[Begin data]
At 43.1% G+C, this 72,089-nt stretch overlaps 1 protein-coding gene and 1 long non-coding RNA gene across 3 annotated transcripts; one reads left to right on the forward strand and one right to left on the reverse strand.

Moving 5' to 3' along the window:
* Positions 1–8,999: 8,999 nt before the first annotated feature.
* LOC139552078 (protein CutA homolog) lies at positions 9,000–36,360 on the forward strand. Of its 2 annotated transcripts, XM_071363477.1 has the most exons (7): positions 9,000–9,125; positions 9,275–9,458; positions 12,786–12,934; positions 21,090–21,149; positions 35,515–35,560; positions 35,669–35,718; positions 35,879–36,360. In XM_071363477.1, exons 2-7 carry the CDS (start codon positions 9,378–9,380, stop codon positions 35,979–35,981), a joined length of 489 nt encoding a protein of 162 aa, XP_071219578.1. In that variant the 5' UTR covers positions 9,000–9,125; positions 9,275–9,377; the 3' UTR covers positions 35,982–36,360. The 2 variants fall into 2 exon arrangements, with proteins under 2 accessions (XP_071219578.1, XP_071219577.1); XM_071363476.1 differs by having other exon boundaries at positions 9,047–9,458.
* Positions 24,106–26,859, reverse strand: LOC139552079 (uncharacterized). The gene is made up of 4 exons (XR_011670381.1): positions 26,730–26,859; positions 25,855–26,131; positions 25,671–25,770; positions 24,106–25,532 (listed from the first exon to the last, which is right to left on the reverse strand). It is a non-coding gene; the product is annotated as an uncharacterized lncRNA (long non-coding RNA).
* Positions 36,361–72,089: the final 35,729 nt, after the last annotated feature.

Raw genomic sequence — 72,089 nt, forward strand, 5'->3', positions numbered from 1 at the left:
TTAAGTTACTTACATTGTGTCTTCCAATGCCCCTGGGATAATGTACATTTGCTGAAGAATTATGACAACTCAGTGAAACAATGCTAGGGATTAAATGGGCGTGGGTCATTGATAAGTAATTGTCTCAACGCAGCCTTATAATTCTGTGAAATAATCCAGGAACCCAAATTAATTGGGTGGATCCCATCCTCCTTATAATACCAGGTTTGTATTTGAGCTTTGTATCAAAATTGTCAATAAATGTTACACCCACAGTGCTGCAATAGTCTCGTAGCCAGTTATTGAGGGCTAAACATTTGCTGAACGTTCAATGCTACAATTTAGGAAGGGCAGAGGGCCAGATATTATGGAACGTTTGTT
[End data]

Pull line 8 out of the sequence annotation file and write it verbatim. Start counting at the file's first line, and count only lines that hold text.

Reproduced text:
TTAAGTTACTTACATTGTGTCTTCCAATGCCCCTGGGATAATGTACATTTGCTGAAGAATTATGACAACTCAGTGAAACAATGCTAGGGATTAAATGGGCGTGGGTCATTGATAAGTAATTGTCTCAACGCAGCCTTATAATTCTGTGAAATAATCCAGGAACCCAAATTAATTGGGTGGATCCCATCCTCCTTATAATACCAGGTTTGTATTTGAGCTTTGTATCAAAATTGTCAATAAATGTTACACCCACAGTGCTGCAATAGTCTCGTAGCCAGTTATTGAGGGCTAAACATTTGCTGAACGTTCAATGCTACAATTTAGGAAGGGCAGAGGGCCAGATATTATGGAACGTTTGTT